Update from our President

There are a few more things I wanted to talk about but let me apologize first for speaking in generalities and perhaps sounding like I am “preaching to the choir”.  This neighborhood has about ten new homeowners and perhaps twenty new residents. The distinction being that not all residents are homeowners. I cannot assume that everyone knows the rules or has even been told the rules. The renters are at a serious disadvantage, so I am asking the absentee homeowners to please pass this information along or send me your tenants email address so they, too can be kept informed.


This is what I have learned about trees from Hurricane Sally.

1.       There are specific laws on the books of the state of Florida that govern who is financially responsible for the damage caused to fences and homes by falling trees. You can find that information at https://edis.ifas.ufl.edu/pdffiles/FE/FE96200.pdf. These rules, and there are quite few nuances, affect all of us as property owners, as well as the Association.

2.       Dying and diseased trees are dangerous in storms. We need to pursue the removal of these trees more rigorously. It is less expensive to remove and replace them than to buy new roofs and fences.

The trees currently being addressed are common area trees only.  Each homeowner is advised to look at the trees on their property to assess whether they need to take some kind of action.  The ARC must be consulted if removal is what you think must happen. We have some terrific vendors who know the neighborhood well and are sensitive to our desire to keep our forest beautiful. If we see a dead tree on your property that could encroach on the common area or damage common area property, you will receive a notice to remove or trim it. If there is a common area tree giving you cause for concern and you haven’t already told me about it, now is the time. We would like to get as many addressed as possible during the time we have with Tri-State.


I noticed a resident last week sweeping up her leaves and stuffing them into the drainage ditches. I have got to assume this person is simply unaware of the problems that causes. The drainage system in Herons Forest is designed to move water quickly to lower lying catch ponds to prevent the flooding of our homes.  It costs us $3,000/ year and $3,650 / emergency clean up to keep the drains clear and water moving as it should. Please, bag all leaves swept up into piles and refrain from stuffing them in the drains.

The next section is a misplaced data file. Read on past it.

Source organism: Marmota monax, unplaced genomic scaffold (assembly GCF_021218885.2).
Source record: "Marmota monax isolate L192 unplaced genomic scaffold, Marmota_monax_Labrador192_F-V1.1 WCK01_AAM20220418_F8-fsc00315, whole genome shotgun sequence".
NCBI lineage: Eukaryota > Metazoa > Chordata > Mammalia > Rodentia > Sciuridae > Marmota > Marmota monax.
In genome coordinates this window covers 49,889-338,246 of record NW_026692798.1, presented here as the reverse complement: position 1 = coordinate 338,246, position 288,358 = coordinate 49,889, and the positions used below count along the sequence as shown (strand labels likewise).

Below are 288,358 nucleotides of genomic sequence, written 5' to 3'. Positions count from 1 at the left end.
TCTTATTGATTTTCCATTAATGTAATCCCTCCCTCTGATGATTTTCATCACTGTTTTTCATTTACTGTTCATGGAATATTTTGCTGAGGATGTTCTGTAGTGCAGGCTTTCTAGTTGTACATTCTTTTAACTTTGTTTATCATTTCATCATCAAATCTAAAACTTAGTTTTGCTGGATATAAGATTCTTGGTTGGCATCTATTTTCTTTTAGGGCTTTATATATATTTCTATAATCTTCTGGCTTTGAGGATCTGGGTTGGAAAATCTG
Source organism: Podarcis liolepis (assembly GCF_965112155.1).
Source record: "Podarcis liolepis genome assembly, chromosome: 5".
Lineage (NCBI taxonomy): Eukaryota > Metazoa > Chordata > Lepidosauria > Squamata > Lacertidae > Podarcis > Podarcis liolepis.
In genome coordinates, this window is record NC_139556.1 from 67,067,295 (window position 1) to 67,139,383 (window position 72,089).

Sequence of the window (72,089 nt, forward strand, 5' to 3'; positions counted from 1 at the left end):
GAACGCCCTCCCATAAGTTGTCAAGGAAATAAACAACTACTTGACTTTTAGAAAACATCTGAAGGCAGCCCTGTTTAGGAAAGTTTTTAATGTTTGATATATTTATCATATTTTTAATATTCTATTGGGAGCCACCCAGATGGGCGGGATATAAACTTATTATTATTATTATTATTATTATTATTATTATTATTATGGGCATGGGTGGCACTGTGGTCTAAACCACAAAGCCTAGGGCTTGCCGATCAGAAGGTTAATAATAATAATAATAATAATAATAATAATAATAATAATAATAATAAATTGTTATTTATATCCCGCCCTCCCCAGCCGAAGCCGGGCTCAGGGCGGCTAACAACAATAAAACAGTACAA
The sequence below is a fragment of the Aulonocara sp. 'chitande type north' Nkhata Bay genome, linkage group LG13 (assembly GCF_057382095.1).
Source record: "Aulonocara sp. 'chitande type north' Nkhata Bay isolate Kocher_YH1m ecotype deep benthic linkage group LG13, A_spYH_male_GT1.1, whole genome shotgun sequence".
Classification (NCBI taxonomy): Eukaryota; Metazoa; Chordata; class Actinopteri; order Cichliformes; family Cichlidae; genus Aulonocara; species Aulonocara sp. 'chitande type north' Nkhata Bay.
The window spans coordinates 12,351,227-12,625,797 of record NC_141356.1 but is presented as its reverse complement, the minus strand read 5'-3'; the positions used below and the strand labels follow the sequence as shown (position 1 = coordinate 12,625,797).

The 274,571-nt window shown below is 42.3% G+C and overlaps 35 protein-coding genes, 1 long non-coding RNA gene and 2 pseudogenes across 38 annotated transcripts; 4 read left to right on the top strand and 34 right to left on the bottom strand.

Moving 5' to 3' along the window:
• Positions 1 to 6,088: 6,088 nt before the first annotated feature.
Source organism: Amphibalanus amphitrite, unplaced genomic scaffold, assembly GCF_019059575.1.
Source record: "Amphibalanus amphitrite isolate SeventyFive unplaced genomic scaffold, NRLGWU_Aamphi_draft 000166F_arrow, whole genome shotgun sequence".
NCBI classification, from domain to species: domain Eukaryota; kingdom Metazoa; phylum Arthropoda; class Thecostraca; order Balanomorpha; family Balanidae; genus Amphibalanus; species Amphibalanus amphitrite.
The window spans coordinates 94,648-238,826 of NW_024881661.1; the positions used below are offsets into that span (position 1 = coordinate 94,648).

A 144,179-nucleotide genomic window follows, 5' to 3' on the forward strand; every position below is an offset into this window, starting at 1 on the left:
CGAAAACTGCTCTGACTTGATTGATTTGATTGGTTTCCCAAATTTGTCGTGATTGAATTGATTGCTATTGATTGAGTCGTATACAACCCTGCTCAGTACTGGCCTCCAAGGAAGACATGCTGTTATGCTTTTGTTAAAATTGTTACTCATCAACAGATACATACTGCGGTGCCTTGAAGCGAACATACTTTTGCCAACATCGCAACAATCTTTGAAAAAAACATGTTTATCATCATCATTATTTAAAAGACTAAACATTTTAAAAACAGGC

The vast majority of folks have done a spectacular job cleaning up after Sally. Some however have turned a blind eye to their little piles of leaves.  During storm season, it is just as bad to ignore those leaves in the gutters as it is to stuff the leaves in the drains.  If you are an absentee homeowner, please check with your tenants to see if you have any little piles (and I know some of you do….). We would all appreciate it if you made whatever arrangements you need to have them bagged up. If you are physically unable to bag them up yourself, please let me know and I will see if we can get volunteers to assist you. Or you can ask a landscaper to take the leaves away.


 I cannot begin to tell you how many thoughtful and generous people live in this neighborhood. We have saved tens of thousands of dollars and who knows how many man hours of labor, due repeated efforts of neighbor helping neighbor. The help is freely given out of kindness, but I would like to express my sincerest thanks.  I also received the following message:

Secret Helper –   

I want to thank the “Secret Helper” who bags the leaves I have raked into piles one day and sets them out by the road for pick-up the next  What a great and neighborly thing to do.  I thank you for help.  It meant a lot to me.

Victoria Hazelwood

 I am proud to live in Heron’s Forest!

Susan M. Arnett, Herons Forest Property Owners Association, President

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